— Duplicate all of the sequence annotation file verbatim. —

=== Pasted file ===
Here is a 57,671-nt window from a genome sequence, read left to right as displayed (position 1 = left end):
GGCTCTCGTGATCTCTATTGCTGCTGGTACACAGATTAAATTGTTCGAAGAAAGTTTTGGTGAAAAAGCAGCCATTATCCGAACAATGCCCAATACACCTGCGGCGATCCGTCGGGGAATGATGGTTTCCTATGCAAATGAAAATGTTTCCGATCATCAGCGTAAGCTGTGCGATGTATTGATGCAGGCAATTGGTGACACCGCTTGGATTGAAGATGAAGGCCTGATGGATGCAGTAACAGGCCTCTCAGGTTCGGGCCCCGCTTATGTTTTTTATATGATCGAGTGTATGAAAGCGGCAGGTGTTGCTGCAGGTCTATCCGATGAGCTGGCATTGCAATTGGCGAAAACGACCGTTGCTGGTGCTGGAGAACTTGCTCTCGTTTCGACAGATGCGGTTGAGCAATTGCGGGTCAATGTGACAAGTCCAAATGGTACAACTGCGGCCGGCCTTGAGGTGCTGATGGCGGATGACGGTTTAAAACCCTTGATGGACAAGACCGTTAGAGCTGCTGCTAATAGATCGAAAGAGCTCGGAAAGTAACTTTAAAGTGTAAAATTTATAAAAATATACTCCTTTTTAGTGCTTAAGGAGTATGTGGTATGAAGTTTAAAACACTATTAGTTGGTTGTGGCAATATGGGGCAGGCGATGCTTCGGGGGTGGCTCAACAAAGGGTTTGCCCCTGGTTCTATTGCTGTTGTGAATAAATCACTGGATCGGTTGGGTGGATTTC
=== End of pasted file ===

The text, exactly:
Here is a 57,671-nt window from a genome sequence, read left to right as displayed (position 1 = left end):
GGCTCTCGTGATCTCTATTGCTGCTGGTACACAGATTAAATTGTTCGAAGAAAGTTTTGGTGAAAAAGCAGCCATTATCCGAACAATGCCCAATACACCTGCGGCGATCCGTCGGGGAATGATGGTTTCCTATGCAAATGAAAATGTTTCCGATCATCAGCGTAAGCTGTGCGATGTATTGATGCAGGCAATTGGTGACACCGCTTGGATTGAAGATGAAGGCCTGATGGATGCAGTAACAGGCCTCTCAGGTTCGGGCCCCGCTTATGTTTTTTATATGATCGAGTGTATGAAAGCGGCAGGTGTTGCTGCAGGTCTATCCGATGAGCTGGCATTGCAATTGGCGAAAACGACCGTTGCTGGTGCTGGAGAACTTGCTCTCGTTTCGACAGATGCGGTTGAGCAATTGCGGGTCAATGTGACAAGTCCAAATGGTACAACTGCGGCCGGCCTTGAGGTGCTGATGGCGGATGACGGTTTAAAACCCTTGATGGACAAGACCGTTAGAGCTGCTGCTAATAGATCGAAAGAGCTCGGAAAGTAACTTTAAAGTGTAAAATTTATAAAAATATACTCCTTTTTAGTGCTTAAGGAGTATGTGGTATGAAGTTTAAAACACTATTAGTTGGTTGTGGCAATATGGGGCAGGCGATGCTTCGGGGGTGGCTCAACAAAGGGTTTGCCCCTGGTTCTATTGCTGTTGTGAATAAATCACTGGATCGGTTGGGTGGATTTC